Rep. John Sarbanes, a Maryland Democrat who has long pushed for Congress to create a public financing program that would match contributions from small donors, said his proposal would require that contributions come from the candidate’s state in order to qualify for the initial match.
“You want to encourage them to reach out to folks who are closer to hand,” Sarbanes said, and a public financing system should “be anchored in promoting communication between the candidate and the people they’re going to end up serving.”
Sibylle Barlow’s outgoing voicemail message puts you on notice: “I do not promise to give to any organization over the phone.”
Most people hang up when they hear that, she said.It’s no wonder people are calling Barlow, 91, for money. So far this election cycle, she’s given money via ActBlue at least 4,800 times, the analysis of federal filings showed. (To track a single donor, the Center for Public Integrity and FiveThirtyEight matched contributions by name and ZIP code and also combined any contributions of identical amounts that took place on the same day as they may represent a single transaction that was divided among multiple candidates.) She gets at least 50 online appeals per day, she estimates, and said she tries to keep her contributions to $20 or less at a time — in part because she worries about triggering a fraud alert on her credit card.
Barlow lives in Concord, Massachusetts, but nearly all of her contributions go out of state to recipients including Rep. Jacky Rosen, a Democrat running for a Nevada Senate seat, and Gina Ortiz Jones, a House candidate in Texas.
“Massachusetts is, I think, safer for Democrats,” she said, so she gives instead to places where a progressive candidate seems to need a boost. “I think it seems really important for the Democrats to win this time,” she said.
This election cycle, there are lots of Sibylle Barlows living in blue states and giving in varying amounts and at varying frequencies, looking to take action in hopes of putting a check on the president or boosting Democrats. Many of them have decided the best action they can take is giving, often in small amounts.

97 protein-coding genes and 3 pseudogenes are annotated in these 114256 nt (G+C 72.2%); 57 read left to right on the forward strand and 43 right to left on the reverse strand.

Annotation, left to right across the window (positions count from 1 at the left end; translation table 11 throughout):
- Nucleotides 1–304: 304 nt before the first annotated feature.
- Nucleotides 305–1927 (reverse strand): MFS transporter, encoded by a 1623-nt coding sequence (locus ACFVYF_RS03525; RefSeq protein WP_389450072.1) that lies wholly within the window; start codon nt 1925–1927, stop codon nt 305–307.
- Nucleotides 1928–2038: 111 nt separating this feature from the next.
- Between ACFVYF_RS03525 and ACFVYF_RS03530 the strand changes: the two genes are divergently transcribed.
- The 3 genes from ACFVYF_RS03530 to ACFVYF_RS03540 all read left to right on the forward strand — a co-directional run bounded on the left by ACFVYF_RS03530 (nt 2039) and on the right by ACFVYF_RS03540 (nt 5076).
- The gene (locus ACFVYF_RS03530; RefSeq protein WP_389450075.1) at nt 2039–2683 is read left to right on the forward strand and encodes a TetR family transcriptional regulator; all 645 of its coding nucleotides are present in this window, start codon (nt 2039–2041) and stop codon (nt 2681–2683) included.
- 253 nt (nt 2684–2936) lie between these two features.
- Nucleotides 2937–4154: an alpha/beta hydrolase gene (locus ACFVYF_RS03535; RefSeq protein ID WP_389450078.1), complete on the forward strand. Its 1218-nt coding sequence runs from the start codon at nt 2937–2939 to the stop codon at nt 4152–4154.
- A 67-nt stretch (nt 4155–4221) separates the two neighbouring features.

“I’m not a big-bucks contributor, but I did know what I could do is try to be as effective as possible by looking at races around the country,” said William Nottingham, 68, a retired newspaper editor who lives in Los Alamitos, California, and has given $7,600 since the beginning of 2017. Nottingham said he looked for races in the South and Midwest with “good candidates.”
“I can’t get in the car and drive to Kentucky and campaign for someone like Amy McGrath,” a high-profile Democratic challenger campaigning for a House seat, “but I can sure send her a couple of bucks now and then,” Nottingham said.
His thinking isn’t unique. An analysis of money McGrath has raised from people who gave more than $200 shows the largest amount came from Kentucky donors, but many of her smaller donors come from the coasts. An analysis of the $4.3 million in contributions made to her committee through ActBlue — which includes smaller contributions that aren’t in the FEC’s analysis — shows California at the top of the list in terms of both total dollars and the number of donations.
Meanwhile, ActBlue raises the classic chicken-and-egg question: Are Democratic candidates able to raise more money because ActBlue makes it easy, or are ActBlue’s tools simply equipping Democrats to better capture a surge of anti-Trump enthusiasm?
It’s impossible to know for sure — especially since conservatives have no single comparable fundraising platform for small-dollar donors. But many insiders are convinced that ActBlue has brought more donors to campaigns.
If ActBlue disappeared tomorrow, it would be “an absolute disaster for Democratic party fundraising,” said Tim Tagaris, a digital fundraising consultant who worked on Sen. Bernie Sanders’s presidential campaign and who said he’s been using ActBlue since 2004.
But ActBlue isn’t going away — it’s just getting bigger. And despite several Republican efforts to create an “ActRed” of sorts, no such system has taken flight.